Mark 14, 17-31 no. 42 Dec. 5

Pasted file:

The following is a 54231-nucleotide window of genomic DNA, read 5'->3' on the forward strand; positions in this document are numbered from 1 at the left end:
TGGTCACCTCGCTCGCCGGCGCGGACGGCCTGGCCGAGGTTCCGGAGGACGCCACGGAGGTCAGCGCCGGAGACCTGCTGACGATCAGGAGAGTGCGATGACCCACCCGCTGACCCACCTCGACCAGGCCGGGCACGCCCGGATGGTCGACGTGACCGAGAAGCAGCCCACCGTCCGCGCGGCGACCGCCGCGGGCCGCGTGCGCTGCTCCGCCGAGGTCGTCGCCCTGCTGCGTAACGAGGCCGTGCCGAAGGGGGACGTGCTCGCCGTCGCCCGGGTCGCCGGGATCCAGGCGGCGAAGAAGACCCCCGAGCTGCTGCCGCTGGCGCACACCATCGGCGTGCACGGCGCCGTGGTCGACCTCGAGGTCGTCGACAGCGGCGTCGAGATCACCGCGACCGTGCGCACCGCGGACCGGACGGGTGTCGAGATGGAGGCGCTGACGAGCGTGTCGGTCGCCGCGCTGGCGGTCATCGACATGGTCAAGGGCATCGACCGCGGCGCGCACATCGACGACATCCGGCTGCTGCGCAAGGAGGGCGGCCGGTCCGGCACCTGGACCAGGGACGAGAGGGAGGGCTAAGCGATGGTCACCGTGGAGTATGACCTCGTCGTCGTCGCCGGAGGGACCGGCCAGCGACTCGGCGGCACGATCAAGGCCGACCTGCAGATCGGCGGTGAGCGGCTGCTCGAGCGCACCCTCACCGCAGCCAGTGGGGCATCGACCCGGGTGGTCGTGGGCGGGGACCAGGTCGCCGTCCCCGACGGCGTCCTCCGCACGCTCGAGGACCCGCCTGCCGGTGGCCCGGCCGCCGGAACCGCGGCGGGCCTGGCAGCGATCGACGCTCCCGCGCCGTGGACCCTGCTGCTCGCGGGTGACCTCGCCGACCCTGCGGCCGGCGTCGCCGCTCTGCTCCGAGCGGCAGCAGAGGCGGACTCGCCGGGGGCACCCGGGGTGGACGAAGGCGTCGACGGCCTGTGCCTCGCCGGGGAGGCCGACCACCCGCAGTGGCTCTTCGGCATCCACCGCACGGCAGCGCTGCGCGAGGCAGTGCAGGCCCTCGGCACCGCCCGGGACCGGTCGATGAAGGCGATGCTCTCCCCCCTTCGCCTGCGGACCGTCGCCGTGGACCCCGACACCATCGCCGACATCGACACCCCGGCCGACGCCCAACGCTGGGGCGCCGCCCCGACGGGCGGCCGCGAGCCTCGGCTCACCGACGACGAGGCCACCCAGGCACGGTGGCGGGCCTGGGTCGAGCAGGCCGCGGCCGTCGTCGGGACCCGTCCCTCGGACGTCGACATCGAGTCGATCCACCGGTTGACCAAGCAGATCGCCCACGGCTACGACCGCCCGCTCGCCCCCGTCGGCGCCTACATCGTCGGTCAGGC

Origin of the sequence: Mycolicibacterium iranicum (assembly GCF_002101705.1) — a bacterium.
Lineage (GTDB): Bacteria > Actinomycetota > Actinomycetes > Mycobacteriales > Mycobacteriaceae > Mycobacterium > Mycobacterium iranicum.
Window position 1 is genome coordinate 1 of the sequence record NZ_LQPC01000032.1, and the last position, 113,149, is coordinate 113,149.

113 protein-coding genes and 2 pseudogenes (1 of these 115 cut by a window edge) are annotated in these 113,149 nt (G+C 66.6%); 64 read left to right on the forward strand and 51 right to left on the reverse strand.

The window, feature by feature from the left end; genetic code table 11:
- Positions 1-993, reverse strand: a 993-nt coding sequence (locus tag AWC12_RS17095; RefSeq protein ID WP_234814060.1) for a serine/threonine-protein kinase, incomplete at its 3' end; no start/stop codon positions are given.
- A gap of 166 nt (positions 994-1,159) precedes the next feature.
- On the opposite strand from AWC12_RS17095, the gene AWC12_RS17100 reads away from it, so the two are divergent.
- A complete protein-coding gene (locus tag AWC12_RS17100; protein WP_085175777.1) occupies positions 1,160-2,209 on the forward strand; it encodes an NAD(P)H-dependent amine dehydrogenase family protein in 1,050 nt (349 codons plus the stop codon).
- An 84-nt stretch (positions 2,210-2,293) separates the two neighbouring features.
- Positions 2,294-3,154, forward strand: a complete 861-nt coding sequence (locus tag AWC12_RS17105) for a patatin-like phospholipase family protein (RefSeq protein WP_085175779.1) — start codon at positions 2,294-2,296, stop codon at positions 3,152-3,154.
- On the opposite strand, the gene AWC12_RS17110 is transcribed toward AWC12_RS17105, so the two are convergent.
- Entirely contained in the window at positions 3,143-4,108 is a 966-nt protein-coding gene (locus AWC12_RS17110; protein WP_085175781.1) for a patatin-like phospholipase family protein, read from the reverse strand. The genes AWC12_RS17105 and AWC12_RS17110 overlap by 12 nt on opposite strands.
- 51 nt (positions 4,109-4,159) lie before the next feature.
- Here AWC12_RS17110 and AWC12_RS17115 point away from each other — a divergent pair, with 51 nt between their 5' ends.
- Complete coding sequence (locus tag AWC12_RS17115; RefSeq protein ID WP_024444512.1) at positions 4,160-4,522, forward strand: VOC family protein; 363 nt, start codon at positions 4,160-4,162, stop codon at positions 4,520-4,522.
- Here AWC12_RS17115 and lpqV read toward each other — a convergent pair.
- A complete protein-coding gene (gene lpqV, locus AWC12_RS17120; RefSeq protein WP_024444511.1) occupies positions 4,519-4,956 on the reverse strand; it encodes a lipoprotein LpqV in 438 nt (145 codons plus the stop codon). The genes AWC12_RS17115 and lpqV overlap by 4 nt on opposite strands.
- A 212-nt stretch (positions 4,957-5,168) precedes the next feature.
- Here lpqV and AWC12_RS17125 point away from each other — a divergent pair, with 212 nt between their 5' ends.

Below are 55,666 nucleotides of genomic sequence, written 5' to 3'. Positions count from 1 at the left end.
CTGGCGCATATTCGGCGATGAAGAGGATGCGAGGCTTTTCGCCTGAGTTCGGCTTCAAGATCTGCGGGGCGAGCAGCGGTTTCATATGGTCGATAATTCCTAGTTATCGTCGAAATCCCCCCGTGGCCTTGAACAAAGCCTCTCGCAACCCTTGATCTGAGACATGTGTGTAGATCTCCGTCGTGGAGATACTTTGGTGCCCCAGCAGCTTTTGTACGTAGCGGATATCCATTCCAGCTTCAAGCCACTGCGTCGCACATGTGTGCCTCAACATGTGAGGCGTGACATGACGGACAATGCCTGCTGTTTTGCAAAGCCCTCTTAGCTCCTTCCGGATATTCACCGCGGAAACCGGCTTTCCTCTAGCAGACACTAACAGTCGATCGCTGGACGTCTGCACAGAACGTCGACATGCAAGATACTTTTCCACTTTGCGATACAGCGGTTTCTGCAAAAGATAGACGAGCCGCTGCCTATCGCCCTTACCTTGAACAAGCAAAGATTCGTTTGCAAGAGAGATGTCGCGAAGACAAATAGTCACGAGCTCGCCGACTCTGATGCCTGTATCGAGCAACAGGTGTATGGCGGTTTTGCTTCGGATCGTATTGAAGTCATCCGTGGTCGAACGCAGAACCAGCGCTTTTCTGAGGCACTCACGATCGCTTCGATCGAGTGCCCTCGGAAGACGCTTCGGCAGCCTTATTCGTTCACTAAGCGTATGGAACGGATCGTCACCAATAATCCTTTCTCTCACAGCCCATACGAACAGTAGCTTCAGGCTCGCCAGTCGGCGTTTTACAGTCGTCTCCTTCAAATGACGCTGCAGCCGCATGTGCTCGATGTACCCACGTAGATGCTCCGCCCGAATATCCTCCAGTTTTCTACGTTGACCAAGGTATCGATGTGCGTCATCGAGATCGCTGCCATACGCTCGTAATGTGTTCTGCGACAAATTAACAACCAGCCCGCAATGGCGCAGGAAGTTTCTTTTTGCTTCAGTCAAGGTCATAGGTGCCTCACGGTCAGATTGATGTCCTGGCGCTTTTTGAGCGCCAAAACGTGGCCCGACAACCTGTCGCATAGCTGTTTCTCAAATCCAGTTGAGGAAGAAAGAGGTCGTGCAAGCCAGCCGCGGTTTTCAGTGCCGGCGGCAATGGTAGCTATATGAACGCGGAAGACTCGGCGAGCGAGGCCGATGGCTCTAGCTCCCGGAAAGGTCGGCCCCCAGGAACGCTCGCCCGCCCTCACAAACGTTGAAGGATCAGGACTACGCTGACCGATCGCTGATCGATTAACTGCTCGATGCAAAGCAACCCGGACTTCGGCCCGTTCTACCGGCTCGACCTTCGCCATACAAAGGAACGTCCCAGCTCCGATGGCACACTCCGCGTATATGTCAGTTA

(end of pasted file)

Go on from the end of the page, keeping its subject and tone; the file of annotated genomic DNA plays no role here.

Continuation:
In the early part of Mark 14, we have preparatory notices. The conspiracy against Jesus is set, though the timing of the capture is still to be decided; Jesus is anointed as a sign, not simply of welcome to the table of Lazarus, but of his impending death; Judas Iscariot has decided to hand Jesus over to the enemy, and will be paid for that; the preparations for the Passover meal are underway. Now Mark places us at the Passover table with Jesus and the Twelve. The stories about this meal are three and they are brief. First, there is the prophetic knowledge displayed: one of you will betray me; sadly, it is one who is eating with me, one who dips with me into the dish. The use of privileged intimacy in the betrayal creates the atmosphere of sadness: why you, Judas? The one Judas betrays is best described here as Son of Man, he who will be glorified only after he suffers – and Judas’ choice makes him the means of this suffering. Second, to counter evil, as it were by literary means, Mark then shifts attention brusquely to a second scene, a picture of Jesus revealing love, not betrayal; we read what he, in his love for disciples, hopes to achieve through his death. Here, the emotion is one of muted joy, and gratitude; too, one finally understands that Jesus’ death, so many times foretold, has meaning. It is not just an obedient act, nor is it only a testimony to the truth for which Jesus stands. It will be a death for others, and it will be a death that will not fully separate Jesus from his disciples, and it will be a death, the blood of which will seal a new covenant with God. A look at the two declarations tells us the following. "Take it; this is my body" remains somewhat unclear. Probably it means "my body given for you", and thus points to the reception of the person of Christ who sacrifices himself for "you". But this phrasing may also mean that "this is my body", with the sense that I (represented by the term ’body’) have found the way to give you my strength: as food is for the body, so in this communion I come to you to give you strength. The second declaration is a double interpretation of the wine. First, it is now the blood by which a covenant is sealed. That is, the Mosaic covenant ceremony asked that the High Priest sprinkle, first on God’s dwelling-place, then on the people, blood of an animal. Why blood? Because, it was thought, in the blood is life. Thus, the sprinkling is really a sprinkling of the victim’s life, a sprinkling by which two persons, earlier at odds, now are made into one covenant, one, if we can say, life. The victim’s life is the life by which God and human beings live together once again in love and obedience. Second, this blood will be shed "for many". This is best understood against the background of Isaiah’s picture of the Suffering Servant (Isa 52-53), a Servant who, sinless and so not deserving punishment, will take on himself the punishment owed to sinners, so that the sinners may go free, be judged "just". As a last element of this second scene, Mark offers the words of sadness and hope: I will leave you, but I will see you again; it is a recognition of death and a confidence in resurrection from the dead. Off eastward towards the Mount of Olives, towards Gethsemane. Third, Jesus notes that the disciples "will have their faith shaken": they are not betrayers, but they will no longer be sure they want to follow Jesus. Jesus tries to say something positive, that he will go before them to Galilee; he suggests that later, after leaving him, he will gather them together – the ultimate outcome will be joy. It is the joy of sin forgiven, of being one again in trust in the Master. We know Peter’s foolhardy answer to this criticism of his faith. Most significantly is it that Peter seems to win the argument with Jesus, for Peter gets in the last word, Jesus is reduced to silence. Really? John Kilgallen, SJ
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